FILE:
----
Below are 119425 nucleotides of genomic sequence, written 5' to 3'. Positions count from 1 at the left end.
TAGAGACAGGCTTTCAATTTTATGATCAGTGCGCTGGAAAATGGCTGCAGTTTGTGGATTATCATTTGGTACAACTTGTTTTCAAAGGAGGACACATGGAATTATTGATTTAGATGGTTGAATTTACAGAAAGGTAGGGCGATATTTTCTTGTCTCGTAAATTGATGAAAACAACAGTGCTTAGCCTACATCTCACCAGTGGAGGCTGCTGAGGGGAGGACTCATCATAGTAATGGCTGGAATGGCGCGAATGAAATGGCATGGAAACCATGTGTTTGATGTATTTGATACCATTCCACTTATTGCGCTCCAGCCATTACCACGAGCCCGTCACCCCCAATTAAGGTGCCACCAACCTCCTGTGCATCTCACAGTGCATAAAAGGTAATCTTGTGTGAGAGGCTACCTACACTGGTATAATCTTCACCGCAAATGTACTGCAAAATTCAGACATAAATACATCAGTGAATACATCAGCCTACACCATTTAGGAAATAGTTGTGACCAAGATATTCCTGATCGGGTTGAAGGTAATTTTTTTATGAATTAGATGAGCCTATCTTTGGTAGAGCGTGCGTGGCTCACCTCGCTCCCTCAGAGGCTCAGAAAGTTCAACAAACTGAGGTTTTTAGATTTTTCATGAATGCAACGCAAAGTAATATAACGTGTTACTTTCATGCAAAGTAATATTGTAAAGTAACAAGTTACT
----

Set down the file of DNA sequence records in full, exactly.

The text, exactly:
Below are 119425 nucleotides of genomic sequence, written 5' to 3'. Positions count from 1 at the left end.
TAGAGACAGGCTTTCAATTTTATGATCAGTGCGCTGGAAAATGGCTGCAGTTTGTGGATTATCATTTGGTACAACTTGTTTTCAAAGGAGGACACATGGAATTATTGATTTAGATGGTTGAATTTACAGAAAGGTAGGGCGATATTTTCTTGTCTCGTAAATTGATGAAAACAACAGTGCTTAGCCTACATCTCACCAGTGGAGGCTGCTGAGGGGAGGACTCATCATAGTAATGGCTGGAATGGCGCGAATGAAATGGCATGGAAACCATGTGTTTGATGTATTTGATACCATTCCACTTATTGCGCTCCAGCCATTACCACGAGCCCGTCACCCCCAATTAAGGTGCCACCAACCTCCTGTGCATCTCACAGTGCATAAAAGGTAATCTTGTGTGAGAGGCTACCTACACTGGTATAATCTTCACCGCAAATGTACTGCAAAATTCAGACATAAATACATCAGTGAATACATCAGCCTACACCATTTAGGAAATAGTTGTGACCAAGATATTCCTGATCGGGTTGAAGGTAATTTTTTTATGAATTAGATGAGCCTATCTTTGGTAGAGCGTGCGTGGCTCACCTCGCTCCCTCAGAGGCTCAGAAAGTTCAACAAACTGAGGTTTTTAGATTTTTCATGAATGCAACGCAAAGTAATATAACGTGTTACTTTCATGCAAAGTAATATTGTAAAGTAACAAGTTACT